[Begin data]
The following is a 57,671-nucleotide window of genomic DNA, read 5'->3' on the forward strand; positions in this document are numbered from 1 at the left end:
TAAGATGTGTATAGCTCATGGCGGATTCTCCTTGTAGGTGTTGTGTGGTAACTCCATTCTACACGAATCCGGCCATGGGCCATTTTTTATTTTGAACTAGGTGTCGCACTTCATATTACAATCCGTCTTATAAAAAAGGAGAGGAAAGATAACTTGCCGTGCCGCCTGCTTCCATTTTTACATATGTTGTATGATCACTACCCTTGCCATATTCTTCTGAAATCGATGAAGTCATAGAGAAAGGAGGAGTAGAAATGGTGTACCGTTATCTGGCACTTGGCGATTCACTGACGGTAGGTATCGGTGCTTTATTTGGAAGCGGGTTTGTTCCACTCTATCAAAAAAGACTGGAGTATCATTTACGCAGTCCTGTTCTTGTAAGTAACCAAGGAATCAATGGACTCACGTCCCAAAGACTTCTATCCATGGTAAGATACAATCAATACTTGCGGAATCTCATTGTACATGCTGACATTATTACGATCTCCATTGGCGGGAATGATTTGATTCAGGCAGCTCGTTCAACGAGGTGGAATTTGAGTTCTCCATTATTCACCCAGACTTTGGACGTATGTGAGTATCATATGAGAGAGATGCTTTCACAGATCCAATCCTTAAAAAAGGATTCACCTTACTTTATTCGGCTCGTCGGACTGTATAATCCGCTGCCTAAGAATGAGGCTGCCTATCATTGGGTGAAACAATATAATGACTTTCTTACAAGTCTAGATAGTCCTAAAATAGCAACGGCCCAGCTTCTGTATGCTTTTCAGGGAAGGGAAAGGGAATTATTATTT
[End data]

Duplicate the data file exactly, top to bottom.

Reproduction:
The following is a 57,671-nucleotide window of genomic DNA, read 5'->3' on the forward strand; positions in this document are numbered from 1 at the left end:
TAAGATGTGTATAGCTCATGGCGGATTCTCCTTGTAGGTGTTGTGTGGTAACTCCATTCTACACGAATCCGGCCATGGGCCATTTTTTATTTTGAACTAGGTGTCGCACTTCATATTACAATCCGTCTTATAAAAAAGGAGAGGAAAGATAACTTGCCGTGCCGCCTGCTTCCATTTTTACATATGTTGTATGATCACTACCCTTGCCATATTCTTCTGAAATCGATGAAGTCATAGAGAAAGGAGGAGTAGAAATGGTGTACCGTTATCTGGCACTTGGCGATTCACTGACGGTAGGTATCGGTGCTTTATTTGGAAGCGGGTTTGTTCCACTCTATCAAAAAAGACTGGAGTATCATTTACGCAGTCCTGTTCTTGTAAGTAACCAAGGAATCAATGGACTCACGTCCCAAAGACTTCTATCCATGGTAAGATACAATCAATACTTGCGGAATCTCATTGTACATGCTGACATTATTACGATCTCCATTGGCGGGAATGATTTGATTCAGGCAGCTCGTTCAACGAGGTGGAATTTGAGTTCTCCATTATTCACCCAGACTTTGGACGTATGTGAGTATCATATGAGAGAGATGCTTTCACAGATCCAATCCTTAAAAAAGGATTCACCTTACTTTATTCGGCTCGTCGGACTGTATAATCCGCTGCCTAAGAATGAGGCTGCCTATCATTGGGTGAAACAATATAATGACTTTCTTACAAGTCTAGATAGTCCTAAAATAGCAACGGCCCAGCTTCTGTATGCTTTTCAGGGAAGGGAAAGGGAATTATTATTT